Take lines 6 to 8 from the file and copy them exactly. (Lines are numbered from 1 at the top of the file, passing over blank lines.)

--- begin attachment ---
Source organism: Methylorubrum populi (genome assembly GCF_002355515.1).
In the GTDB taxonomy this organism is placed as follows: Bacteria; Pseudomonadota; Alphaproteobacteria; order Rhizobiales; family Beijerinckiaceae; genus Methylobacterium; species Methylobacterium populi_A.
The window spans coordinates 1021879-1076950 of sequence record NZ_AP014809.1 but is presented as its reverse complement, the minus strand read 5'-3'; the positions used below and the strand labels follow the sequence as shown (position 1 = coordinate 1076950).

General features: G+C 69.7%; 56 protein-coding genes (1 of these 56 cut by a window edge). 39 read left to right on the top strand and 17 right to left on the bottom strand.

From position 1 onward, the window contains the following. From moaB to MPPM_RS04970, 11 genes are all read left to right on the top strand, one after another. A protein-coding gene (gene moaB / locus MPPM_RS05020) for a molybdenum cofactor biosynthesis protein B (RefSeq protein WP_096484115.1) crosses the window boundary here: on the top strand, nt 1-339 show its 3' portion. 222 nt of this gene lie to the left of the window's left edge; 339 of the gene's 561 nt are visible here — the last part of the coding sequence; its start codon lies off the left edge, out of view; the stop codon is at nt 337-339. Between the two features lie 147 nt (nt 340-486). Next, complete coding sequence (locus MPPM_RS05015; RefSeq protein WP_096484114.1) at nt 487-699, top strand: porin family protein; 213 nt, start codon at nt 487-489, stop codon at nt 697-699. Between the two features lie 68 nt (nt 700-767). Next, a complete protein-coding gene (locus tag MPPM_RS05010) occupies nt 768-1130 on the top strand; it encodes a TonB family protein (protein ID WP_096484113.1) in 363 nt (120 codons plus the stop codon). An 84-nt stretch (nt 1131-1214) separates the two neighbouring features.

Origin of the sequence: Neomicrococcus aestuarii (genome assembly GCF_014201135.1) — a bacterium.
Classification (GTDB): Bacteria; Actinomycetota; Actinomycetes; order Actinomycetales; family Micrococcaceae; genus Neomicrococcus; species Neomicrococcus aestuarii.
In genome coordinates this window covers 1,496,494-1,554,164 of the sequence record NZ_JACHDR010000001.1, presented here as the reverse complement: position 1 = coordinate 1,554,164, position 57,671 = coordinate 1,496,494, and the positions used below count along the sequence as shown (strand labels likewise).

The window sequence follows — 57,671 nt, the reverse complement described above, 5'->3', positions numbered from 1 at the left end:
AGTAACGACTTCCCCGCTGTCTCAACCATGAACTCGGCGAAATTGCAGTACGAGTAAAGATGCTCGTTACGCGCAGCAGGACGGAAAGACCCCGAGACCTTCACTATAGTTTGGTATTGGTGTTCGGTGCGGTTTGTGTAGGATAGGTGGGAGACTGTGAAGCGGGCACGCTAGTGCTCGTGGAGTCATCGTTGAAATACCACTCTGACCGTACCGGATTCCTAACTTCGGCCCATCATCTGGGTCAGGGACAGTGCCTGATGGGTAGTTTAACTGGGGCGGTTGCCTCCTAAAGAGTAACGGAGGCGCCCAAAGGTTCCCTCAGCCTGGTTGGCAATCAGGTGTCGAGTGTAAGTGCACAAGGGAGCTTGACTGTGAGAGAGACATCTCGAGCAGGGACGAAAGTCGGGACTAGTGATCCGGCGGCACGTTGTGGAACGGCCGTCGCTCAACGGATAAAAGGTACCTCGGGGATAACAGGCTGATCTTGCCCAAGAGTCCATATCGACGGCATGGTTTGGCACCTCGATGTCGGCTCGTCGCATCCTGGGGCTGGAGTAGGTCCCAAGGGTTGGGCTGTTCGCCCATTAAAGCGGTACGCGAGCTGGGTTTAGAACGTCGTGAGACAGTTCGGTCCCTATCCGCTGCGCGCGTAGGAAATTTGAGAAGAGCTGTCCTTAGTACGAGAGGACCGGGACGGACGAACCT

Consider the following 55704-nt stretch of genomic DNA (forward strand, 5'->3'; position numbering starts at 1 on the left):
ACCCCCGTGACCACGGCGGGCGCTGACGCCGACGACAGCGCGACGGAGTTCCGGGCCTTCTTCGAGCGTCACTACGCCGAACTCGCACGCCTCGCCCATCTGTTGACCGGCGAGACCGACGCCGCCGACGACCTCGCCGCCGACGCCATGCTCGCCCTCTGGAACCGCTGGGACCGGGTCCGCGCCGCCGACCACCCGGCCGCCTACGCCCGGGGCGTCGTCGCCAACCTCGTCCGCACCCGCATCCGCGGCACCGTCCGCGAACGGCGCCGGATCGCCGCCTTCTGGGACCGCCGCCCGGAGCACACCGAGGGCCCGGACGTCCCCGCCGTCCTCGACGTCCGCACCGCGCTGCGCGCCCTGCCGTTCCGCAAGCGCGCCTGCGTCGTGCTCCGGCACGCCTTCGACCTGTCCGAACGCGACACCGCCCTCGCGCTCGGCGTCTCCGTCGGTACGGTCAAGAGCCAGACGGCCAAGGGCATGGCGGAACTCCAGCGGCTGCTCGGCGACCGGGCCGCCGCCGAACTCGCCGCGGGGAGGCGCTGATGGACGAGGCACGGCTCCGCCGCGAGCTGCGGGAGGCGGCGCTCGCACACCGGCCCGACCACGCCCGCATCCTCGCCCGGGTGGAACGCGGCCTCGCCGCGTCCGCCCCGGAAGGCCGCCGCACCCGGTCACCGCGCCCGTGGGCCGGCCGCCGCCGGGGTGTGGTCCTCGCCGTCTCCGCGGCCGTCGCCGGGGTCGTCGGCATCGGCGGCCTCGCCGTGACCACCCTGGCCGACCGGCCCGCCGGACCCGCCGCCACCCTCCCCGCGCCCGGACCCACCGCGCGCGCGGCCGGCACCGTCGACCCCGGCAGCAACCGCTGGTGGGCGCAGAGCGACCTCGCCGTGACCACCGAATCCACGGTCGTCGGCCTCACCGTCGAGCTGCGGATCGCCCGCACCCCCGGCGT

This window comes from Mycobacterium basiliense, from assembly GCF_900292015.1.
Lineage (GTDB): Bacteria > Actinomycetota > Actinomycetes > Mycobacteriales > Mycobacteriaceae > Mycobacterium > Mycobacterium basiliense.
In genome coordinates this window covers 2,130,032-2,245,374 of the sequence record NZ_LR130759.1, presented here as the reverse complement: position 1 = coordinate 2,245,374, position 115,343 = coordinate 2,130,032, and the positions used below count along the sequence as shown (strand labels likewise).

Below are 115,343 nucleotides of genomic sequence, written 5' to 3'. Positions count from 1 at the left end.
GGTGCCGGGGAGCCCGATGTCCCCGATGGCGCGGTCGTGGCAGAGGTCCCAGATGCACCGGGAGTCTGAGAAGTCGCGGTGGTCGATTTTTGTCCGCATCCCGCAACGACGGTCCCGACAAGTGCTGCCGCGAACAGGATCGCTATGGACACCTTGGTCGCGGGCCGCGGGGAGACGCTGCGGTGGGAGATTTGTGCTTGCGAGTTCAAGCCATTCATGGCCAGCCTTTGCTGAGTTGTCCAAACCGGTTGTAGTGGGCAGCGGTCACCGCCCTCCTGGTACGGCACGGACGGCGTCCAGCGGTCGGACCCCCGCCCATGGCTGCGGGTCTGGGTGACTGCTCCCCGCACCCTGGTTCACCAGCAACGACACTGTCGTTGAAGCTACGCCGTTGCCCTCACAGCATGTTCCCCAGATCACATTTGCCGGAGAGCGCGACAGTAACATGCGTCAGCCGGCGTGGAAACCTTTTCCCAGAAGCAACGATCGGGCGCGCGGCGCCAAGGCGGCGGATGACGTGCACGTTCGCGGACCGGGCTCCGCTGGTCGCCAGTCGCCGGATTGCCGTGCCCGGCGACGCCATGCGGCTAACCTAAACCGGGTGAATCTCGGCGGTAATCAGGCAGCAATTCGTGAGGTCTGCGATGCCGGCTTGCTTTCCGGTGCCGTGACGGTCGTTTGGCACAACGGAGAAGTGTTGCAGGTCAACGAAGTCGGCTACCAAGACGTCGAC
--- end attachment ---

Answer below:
Origin of the sequence: Neomicrococcus aestuarii (genome assembly GCF_014201135.1) — a bacterium.
Classification (GTDB): Bacteria; Actinomycetota; Actinomycetes; order Actinomycetales; family Micrococcaceae; genus Neomicrococcus; species Neomicrococcus aestuarii.
In genome coordinates this window covers 1,496,494-1,554,164 of the sequence record NZ_JACHDR010000001.1, presented here as the reverse complement: position 1 = coordinate 1,554,164, position 57,671 = coordinate 1,496,494, and the positions used below count along the sequence as shown (strand labels likewise).